The United Nations, North Korea’s Fifth Nuclear Test and Its Implications

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The United Nations (UN) was founded after the war in 1945 to promote international co-operations among countries and prevent events with magnitudes like that of World War II.  In its first resolution, the UN General Assembly called for the elimination of atomic weapons on January 26th, 1946, and set up a commission to deal with the forthcoming problems of atomic weapons now that they had been discovered. The UN has sought universal nuclear disarmament for 70 years and counting…

It’s 2016 and North Korea has conducted its fifth nuclear test, claiming it its strongest to date. The country insists it has carried out five successful nuclear tests: in 2006, 2009, 2013, and January and September of this year. The latter’s yield was of 10 to 30 kilo tonnes, which, if confirmed, would indeed make it its biggest nuclear test. North Korea’s nuclear program has neighboring countries worried, with tension among them escalating. Its prolific uranium ore reserves also prove to be unsettling for the international community as failure dominates the ring when it comes to holding negotiations with North Korea.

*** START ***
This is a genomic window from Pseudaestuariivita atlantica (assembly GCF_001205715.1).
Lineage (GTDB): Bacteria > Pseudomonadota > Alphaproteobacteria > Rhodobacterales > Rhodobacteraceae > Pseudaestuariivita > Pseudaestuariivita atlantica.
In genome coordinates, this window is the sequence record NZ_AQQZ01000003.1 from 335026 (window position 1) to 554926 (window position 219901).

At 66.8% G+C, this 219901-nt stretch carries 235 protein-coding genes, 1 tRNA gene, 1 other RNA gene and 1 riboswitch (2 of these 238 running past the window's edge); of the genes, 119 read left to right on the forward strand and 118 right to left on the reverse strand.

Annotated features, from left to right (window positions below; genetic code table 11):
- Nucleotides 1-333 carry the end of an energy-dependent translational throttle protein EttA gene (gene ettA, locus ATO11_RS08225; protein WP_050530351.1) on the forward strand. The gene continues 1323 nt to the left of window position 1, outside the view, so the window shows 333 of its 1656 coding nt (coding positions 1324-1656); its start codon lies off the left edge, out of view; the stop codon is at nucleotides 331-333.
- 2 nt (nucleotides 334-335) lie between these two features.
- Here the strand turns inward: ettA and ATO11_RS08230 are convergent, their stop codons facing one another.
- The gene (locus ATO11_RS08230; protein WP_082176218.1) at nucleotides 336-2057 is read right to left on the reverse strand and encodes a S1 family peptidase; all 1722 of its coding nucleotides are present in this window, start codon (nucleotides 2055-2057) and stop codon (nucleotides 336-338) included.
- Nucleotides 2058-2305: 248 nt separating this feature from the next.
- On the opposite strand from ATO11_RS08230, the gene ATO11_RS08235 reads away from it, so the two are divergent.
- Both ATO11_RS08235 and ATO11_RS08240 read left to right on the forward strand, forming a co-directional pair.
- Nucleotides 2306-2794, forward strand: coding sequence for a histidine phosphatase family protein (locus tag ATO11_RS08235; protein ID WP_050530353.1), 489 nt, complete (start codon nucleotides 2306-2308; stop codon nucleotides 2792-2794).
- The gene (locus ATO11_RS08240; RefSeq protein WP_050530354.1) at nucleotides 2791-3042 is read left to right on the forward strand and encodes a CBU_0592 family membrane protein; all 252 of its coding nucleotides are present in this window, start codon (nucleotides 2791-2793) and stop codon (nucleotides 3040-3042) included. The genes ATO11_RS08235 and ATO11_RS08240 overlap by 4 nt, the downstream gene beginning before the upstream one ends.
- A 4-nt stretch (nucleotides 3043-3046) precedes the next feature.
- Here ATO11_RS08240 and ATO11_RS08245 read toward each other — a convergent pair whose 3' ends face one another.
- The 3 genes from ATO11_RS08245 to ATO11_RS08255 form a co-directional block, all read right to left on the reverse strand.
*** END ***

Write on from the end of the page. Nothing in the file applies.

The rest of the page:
Earlier this year, South Korea challenged North Korea’s UN membership for its continuous violations of Security Council resolutions, backing its position by referring to 1991, the year North Korea entered the UN and agreed to the UN Charter. During an emergency meeting, the UN Security Council agreed to tighten sanctions on North Korea for breaching UN regulations… once again. Nevertheless, the country has seen sanctions imposed on itself for years yet continues to manage and develop nuclear research and development. Clearly, something is wrong with these “sanctions”. The People’s Republic of China is North Korea’s only ally, but after January’s nuclear test, even China agreed to impose tougher sanctions. However, China’s sanctions come with reservations, for it has made it clear that it does not want the collapse of Pyongyang if it leads to a power vacuum only to be filled by the U.S. or another world power; ultimately, it fears a second Cold War.

The international community knows that if North Korea were to cut all communication with China it would be “left out in the dark” regarding North Korea. China is particularly interested in maintaining relations with North Korea because of their proximity, and if things were to get ugly, North Korea would not make a pretty enemy. It appears the world has had too much patience for North Korea, and in times of increasing violence just how much are we willing to tolerate? So far, North Korea’s nuclear program has generally been underestimated, and deteriorating relations with the rest of the world put all of us in danger. What if North Korea does have the strong nuclear development it claims? Then again, aren’t we at the mercy of any country in possession of nuclear weapons?


The United States, United Kingdom, France, Israel, Pakistan, India, Russia, China, and North Korea, together possess roughly 15,500 nuclear warheads. With the U.S. and Russia being proprietors of over 90% of them, North Korea is not the only country we should be looking out for.